Purdue Pharma wins Priority Review designation for its abuse-deterrent, extended-release hydrocodone


Pharma distributors and dispensers worry about more opioid abuse

Purdue Pharma (Stamford, CT) has been granted Priority Review status by FDA for its New Drug Application (NDA) for extended-release hydrocodone bitartarate (called, for now, Hyd). The formulation includes abuse-deterrent features intended to prevent the drug from being abused to generate a drug addict’s high by releasing all of the tablet’s hydrocodone at once. Such abuse-deterrent features were absent from the recently commercialized Zohydro product of Zogenix (San Diego), which generated alarm bells nationally and throughout the healthcare system. The concern is that drug abusers could manipulate Zohydro to obtain a high; for its part, Zogenix has set up a tight distribution system to prevent widespread abuse. FDA itself incurred extensive criticism from state governments and Congress for the Zohydro approval because of the potential for abuse; FDA approved Zohydro despite a strong negative vote from an FDA advisory panel.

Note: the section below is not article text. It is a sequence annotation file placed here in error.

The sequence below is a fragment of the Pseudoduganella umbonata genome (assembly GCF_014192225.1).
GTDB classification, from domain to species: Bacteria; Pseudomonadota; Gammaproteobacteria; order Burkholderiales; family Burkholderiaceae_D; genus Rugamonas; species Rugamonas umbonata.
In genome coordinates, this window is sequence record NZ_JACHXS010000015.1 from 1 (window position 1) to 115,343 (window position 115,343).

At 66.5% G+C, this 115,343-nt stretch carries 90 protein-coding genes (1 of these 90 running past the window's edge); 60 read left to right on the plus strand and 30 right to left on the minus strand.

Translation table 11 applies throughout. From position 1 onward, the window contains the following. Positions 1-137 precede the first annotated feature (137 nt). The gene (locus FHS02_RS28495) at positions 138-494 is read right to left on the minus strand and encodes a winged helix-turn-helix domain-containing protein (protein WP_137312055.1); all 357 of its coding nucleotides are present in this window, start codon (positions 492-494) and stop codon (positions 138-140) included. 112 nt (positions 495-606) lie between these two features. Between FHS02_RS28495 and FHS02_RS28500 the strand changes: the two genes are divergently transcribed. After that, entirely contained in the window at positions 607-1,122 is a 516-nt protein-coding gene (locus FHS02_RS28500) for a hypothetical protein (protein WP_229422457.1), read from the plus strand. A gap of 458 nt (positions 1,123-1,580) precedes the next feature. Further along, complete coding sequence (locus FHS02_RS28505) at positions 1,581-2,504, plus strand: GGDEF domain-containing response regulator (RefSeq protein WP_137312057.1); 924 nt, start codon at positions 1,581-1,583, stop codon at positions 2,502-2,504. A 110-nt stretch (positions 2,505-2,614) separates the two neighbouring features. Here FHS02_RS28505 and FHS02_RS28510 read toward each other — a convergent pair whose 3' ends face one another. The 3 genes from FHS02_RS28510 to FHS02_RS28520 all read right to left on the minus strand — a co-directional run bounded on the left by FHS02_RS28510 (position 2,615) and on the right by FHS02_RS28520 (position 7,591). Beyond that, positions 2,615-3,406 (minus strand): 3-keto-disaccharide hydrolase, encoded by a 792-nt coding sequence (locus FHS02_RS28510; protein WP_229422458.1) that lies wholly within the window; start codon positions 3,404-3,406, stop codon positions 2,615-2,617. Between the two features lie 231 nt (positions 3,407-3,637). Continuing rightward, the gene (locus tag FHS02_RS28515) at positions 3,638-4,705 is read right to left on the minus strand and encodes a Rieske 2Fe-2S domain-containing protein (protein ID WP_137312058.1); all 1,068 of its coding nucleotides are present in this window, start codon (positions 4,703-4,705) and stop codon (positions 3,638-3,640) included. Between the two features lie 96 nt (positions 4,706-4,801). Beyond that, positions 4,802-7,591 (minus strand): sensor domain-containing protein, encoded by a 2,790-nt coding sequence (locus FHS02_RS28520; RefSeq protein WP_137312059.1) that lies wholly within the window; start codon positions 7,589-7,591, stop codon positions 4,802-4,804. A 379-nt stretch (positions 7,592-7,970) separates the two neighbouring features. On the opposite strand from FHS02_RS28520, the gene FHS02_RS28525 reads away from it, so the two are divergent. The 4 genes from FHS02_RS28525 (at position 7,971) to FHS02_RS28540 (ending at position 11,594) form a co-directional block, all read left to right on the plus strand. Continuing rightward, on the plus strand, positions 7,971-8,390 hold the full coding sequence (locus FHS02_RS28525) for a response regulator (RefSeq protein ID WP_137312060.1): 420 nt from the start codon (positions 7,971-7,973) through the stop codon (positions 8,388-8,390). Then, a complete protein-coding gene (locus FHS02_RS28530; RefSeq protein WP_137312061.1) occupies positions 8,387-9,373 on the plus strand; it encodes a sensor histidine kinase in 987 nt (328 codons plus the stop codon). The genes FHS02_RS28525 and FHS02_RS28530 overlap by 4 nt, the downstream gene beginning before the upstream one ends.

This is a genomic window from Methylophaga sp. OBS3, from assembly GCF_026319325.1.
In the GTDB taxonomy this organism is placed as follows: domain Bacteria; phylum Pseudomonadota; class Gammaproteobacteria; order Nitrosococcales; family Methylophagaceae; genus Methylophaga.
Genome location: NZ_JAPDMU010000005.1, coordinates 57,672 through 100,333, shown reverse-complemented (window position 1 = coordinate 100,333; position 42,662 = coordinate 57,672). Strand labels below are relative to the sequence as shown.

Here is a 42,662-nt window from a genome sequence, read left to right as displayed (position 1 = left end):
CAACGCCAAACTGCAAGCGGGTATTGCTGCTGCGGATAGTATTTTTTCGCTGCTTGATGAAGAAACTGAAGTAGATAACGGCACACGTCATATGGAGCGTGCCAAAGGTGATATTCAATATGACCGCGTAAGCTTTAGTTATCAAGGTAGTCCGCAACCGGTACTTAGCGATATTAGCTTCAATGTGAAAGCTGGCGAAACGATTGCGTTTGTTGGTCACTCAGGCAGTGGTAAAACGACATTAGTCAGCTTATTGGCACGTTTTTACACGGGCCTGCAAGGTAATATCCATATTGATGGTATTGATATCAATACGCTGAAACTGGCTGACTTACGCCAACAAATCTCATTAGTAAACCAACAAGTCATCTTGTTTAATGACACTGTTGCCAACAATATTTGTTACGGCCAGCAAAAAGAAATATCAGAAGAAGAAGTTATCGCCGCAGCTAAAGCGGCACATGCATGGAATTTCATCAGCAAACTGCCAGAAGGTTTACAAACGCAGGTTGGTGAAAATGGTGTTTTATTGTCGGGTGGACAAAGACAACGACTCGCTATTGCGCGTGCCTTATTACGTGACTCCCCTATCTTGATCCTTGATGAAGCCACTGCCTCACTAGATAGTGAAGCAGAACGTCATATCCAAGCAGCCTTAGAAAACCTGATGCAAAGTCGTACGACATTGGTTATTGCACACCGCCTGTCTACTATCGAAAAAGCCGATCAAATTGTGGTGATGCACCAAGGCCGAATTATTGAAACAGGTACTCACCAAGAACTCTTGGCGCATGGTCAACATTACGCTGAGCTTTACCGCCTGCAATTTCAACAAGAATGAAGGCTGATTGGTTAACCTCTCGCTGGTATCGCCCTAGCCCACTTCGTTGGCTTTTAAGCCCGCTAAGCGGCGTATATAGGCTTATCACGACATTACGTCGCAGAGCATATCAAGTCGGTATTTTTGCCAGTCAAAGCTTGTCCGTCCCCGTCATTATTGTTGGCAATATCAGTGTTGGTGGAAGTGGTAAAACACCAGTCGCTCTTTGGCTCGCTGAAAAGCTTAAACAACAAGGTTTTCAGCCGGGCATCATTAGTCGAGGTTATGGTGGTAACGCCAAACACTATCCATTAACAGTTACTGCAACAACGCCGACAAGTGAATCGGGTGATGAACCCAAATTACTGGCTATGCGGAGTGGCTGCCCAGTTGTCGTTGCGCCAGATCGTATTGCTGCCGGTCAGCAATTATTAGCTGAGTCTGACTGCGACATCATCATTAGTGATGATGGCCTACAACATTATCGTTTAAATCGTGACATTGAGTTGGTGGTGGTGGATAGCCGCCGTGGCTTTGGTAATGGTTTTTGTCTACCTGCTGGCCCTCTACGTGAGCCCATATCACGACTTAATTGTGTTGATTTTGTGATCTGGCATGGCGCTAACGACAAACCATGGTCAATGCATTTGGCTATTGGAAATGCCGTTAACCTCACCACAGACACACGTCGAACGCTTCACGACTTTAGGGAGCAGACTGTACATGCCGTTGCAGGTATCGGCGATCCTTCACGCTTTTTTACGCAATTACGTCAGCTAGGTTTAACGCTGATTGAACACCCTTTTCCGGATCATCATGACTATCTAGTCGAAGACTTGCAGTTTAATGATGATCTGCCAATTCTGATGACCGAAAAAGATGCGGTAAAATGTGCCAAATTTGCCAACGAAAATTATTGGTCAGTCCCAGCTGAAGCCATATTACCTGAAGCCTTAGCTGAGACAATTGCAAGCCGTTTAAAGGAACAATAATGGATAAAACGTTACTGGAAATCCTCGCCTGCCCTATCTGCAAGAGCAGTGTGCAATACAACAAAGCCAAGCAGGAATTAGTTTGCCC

Both Purdue’s Hyd and Zohydro are meant to be once-daily, extended-release products, for treating patients with chronic pain. This is in contrast to how hydrocodone is typically dispensed, in a lower dosage and combined with acetaminophen. But besides the presumed better efficacy in pain management with an extended-release formulation, the new drugs will not have the serious side effects that overuse of acetaminophen is now known to cause. Teva and Pfizer are also working on extended-release, acetaminophen-free opioid formulations.

FDA’s Priority Review requires the same scientific/medical standards as a non-priority NDA; the review process is accelerated to meet a public health need. Purdue says that the review is expected to be complete by October.

In related news, a contractor for Purdue, KBR Building Group, announced that it had been awarded a contract by the company to build a 188,000-sq.ft oral-solid dosage manufacturing facility in Durham NC. Purdue has not said publicly whether the facility is tied to the expected FDA approval of Hyd; an earlier announcement from the company noted that the facility would cost nearly $60 million, employ about 100, and be completed in 2015.

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